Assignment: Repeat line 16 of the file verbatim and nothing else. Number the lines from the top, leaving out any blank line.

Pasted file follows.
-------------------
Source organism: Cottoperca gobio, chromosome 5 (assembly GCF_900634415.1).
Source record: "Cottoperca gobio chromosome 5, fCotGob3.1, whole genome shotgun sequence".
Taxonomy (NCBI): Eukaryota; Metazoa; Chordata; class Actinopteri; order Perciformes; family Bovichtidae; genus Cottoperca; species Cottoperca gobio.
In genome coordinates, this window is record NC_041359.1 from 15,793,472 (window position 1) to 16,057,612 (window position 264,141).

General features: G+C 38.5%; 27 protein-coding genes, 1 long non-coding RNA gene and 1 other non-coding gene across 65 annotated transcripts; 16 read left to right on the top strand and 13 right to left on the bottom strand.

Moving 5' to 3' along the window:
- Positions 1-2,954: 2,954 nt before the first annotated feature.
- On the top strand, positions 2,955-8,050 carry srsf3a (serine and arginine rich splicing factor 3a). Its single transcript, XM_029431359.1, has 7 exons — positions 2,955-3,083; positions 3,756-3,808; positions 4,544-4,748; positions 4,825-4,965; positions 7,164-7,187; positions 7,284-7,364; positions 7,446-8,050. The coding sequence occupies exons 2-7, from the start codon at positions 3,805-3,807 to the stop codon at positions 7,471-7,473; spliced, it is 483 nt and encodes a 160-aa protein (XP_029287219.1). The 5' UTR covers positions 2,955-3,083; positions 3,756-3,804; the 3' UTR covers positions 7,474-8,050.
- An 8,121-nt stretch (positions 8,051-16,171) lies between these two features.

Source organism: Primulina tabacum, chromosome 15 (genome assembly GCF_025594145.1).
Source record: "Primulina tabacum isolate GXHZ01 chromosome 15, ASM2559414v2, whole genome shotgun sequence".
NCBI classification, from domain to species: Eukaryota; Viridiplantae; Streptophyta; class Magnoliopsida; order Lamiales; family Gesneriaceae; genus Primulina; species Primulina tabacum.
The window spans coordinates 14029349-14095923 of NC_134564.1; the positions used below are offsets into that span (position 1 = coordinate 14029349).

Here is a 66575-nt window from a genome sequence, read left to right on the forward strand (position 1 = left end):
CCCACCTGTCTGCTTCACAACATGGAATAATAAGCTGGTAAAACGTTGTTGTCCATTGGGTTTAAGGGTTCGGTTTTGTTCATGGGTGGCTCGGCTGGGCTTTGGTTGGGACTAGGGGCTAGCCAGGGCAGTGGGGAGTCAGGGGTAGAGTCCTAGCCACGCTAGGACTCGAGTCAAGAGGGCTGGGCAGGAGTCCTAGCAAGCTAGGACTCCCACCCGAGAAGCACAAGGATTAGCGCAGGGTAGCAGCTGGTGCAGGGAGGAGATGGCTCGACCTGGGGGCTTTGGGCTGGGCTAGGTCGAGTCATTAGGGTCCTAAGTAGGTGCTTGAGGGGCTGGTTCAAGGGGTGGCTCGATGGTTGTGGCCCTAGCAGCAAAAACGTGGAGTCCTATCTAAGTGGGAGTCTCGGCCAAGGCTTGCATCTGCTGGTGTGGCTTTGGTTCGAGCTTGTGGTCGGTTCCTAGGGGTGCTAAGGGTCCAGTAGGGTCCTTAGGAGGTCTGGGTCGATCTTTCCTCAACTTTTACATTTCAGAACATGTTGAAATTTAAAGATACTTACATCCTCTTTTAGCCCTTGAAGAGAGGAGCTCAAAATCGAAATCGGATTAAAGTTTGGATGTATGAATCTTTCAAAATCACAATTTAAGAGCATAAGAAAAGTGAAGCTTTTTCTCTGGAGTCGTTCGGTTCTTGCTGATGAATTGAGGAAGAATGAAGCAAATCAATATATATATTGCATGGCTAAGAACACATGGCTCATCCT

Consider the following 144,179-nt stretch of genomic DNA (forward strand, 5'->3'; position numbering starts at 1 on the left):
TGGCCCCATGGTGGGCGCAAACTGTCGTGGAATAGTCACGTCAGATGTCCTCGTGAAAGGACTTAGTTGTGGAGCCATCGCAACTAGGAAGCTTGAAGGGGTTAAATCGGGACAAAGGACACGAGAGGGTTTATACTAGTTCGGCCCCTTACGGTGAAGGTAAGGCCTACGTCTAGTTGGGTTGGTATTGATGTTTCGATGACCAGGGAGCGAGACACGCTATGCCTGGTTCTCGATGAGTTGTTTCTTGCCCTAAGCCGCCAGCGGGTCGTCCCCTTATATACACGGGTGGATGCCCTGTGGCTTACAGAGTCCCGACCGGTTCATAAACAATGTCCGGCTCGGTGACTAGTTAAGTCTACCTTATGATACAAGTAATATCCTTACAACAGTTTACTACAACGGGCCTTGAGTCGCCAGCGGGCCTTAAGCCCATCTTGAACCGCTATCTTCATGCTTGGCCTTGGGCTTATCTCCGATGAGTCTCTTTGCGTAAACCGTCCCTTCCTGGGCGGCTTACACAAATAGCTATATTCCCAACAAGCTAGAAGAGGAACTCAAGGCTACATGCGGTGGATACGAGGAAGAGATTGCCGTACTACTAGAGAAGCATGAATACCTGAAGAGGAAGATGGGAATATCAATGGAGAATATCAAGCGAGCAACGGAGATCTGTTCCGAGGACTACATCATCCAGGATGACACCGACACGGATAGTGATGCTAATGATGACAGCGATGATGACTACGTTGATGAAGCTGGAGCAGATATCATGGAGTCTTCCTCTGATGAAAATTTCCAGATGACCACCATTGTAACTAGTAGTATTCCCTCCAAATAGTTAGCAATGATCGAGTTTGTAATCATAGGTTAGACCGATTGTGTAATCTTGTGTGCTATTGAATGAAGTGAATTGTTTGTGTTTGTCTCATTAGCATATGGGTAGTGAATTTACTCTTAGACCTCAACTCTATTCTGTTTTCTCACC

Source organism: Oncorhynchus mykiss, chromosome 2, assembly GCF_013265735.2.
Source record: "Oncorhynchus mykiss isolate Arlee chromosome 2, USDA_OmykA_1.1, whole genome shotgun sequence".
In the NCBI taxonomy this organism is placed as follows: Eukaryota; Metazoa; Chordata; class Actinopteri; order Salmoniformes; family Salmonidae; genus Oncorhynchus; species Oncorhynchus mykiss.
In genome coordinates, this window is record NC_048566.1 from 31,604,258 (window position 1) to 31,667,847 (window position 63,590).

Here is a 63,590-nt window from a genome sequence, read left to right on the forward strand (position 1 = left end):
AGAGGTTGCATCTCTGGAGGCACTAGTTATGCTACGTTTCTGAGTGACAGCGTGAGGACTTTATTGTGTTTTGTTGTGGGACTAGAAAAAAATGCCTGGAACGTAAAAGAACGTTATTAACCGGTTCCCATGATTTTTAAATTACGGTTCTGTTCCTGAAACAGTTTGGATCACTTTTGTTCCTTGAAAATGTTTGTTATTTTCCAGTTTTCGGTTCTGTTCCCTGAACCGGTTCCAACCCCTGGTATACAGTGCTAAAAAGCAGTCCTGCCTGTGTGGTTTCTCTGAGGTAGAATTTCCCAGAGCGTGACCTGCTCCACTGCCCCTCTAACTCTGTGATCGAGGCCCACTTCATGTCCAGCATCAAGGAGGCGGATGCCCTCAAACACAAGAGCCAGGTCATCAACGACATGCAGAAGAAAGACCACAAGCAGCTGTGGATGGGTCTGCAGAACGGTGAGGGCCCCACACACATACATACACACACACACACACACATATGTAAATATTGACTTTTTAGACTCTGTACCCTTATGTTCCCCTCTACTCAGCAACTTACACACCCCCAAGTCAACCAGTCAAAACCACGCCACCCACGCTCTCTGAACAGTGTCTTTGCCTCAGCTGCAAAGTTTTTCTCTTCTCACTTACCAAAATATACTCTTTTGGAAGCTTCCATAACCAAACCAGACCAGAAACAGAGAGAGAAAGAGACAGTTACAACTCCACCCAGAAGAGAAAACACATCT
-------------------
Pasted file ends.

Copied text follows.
Consider the following 144,179-nt stretch of genomic DNA (forward strand, 5'->3'; position numbering starts at 1 on the left):